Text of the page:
What's new in our Shopify apps for Google Analytics and Segment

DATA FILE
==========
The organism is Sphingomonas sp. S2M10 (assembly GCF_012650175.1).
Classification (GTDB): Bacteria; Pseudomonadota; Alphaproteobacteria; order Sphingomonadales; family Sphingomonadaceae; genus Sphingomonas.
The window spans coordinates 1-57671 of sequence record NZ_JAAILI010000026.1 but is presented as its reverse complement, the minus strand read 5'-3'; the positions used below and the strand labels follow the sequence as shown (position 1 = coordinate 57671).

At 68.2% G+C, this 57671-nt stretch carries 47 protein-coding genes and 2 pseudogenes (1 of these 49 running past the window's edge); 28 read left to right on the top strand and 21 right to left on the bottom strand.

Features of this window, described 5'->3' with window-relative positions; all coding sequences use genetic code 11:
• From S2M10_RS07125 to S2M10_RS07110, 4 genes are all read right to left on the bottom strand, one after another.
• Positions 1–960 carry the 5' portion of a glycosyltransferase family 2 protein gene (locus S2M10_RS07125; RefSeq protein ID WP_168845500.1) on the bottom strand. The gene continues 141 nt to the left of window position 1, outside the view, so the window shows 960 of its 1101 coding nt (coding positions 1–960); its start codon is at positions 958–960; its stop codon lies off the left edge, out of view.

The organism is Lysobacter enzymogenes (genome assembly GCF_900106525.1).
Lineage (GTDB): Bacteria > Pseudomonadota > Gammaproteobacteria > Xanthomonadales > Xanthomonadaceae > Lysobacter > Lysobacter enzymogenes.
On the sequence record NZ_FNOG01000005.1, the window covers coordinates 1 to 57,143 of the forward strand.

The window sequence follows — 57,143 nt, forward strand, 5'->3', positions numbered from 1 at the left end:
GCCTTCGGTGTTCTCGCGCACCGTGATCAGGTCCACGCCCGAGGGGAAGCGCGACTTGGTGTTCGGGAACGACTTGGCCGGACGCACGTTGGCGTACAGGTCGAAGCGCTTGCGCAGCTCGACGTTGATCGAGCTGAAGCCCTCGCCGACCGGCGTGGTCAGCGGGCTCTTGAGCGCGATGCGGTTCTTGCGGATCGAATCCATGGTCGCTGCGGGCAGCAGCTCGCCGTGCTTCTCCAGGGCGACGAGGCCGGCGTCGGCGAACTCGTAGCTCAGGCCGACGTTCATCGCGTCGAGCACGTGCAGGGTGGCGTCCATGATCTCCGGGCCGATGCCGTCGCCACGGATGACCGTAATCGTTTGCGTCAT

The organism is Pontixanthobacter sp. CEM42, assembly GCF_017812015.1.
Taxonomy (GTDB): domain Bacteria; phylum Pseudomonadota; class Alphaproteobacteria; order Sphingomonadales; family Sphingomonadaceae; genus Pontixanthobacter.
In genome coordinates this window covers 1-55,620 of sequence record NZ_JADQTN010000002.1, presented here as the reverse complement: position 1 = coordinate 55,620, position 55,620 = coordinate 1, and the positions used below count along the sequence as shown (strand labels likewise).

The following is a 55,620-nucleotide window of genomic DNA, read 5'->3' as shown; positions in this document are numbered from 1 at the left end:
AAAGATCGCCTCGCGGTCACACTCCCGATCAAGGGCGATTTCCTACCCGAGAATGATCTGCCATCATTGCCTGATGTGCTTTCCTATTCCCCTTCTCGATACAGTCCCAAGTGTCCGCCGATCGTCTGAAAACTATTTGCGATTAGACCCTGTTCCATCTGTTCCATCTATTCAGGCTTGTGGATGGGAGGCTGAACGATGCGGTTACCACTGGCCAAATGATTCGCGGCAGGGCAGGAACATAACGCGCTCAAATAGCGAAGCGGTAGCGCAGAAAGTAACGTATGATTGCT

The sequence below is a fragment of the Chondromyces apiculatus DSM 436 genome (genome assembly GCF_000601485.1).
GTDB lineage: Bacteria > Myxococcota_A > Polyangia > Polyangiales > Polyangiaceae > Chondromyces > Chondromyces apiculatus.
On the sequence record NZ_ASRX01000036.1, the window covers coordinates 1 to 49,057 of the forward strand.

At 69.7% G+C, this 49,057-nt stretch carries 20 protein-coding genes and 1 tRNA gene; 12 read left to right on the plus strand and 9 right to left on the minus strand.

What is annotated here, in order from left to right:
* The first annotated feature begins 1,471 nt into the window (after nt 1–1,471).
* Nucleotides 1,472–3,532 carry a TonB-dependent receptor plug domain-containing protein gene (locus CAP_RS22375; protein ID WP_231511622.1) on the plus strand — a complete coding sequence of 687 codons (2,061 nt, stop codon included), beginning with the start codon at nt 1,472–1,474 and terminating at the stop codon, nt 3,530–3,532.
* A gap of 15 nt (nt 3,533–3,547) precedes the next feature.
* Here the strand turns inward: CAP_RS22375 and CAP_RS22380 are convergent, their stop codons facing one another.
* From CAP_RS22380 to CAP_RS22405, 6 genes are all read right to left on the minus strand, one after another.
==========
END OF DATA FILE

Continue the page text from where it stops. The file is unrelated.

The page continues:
Littledata is always improving. Over the last 6 months, we’ve worked on numerous features to enhance the accuracy and availability of our ecommerce data analysis for Shopify merchants. Littledata's smart connections make it easy to get accurate data in Google Analytics or Segment. The changes below affect both of our Shopify apps (Segment and Google Analytics for Shopify), marking the biggest major update to our Shopify tracking script and server-side tracking since we released V8 last year. [tip]Check out our release notes for regular updates![/tip] Attribution for email marketing signups In order to provide enhanced email attribution, we've linked 'customer created' and 'customer updated' events back to the original source. Stores building a customer email list can now analyze where those email signups originally came from. By linking customer creation or update events on Shopify’s servers to the original campaign or referrer to the store, Littledata customers can now accurately track the source of email signups. Merchants can now also segment these signup events by whether or not the customer opted into marketing. Checkout steps Tracking checkout steps is essential for ecommerce analytics, but Shopify's native tracking is incomplete and inaccurate. Littledata's Shopify connections solve checkout tracking issues automatically. With recent updates, we’ve made the tracking of checkout steps even more reliable, coping with situations where a user is already logged in, or abandons the cart and then returns later. [note]Did you know by sending the data to Google Analytics, you can easily track your Shopify payments gateway during checkout?[/note] With the help of the full Enhanced Ecommerce specification, you can: track exactly which products follow in each step calculate the value of opportunities to improve each step [subscribe] ReCharge connection, recharged As subscription ecommerce sites continue to scale, they need even more detailed data about the user journey, especially lifecycle events. [tip]Do you trust your subscription tracking in Shopify? Learn how to get accurate tracking for repeat orders[/tip] With our new ReCharge v2 connection, subscription stores can now track the full subscription lifecycle including: subscription updates cancellations failed payments product edits customer profile / information edits [note]See the full slate of ecommerce events you can now track with ReCharge v2[/note] Geolocation of server-side events Stores need accurate information on the location of their customers to retarget campaigns around top-performing regions or cities. The extra events above, plus all the standard order data, are sent from our servers in Virginia, US. But, of course, in your analytics, you want to see them linked to the customers' real location. We now have a belt-and-braces solution for correctly geolocating customer events, passing on the browser's IP address where known, or else sending the shipping address (default customer address) to Google Analytics as a 'Geographical Criteria ID'. CartHook and Bold Cashier We've always supported other checkouts for Shopify, as we know some stores need flexibility with payment, upsell and recurring billing options. And for the most popular checkout solutions, we're always looking at ways to provide advanced tracking automatically. So in the past 6 months Littledata has launched more robust integrations with CartHook and Bold Cashier. New Google Optimize connection Google Optimize is a powerful A/B testing and personalization platform used within and beyond ecommerce. [note]Connect your Shopify store to Google Optimize to test your product pages, store content and messaging with 100% accuracy.[/note] Now, we have an out-of-the-box setup for Shopify, including an anti-flicker snippet. And coming soon... In Q1 2020, we're working on connections for Iterable's email marketing platform, plus a more consistent way of handling Segment's anonymous ID for stores which don't use Google Analytics. Is there something you're eager to see in Littledata? We're always happy to hear feature suggestions — get in touch with our team today!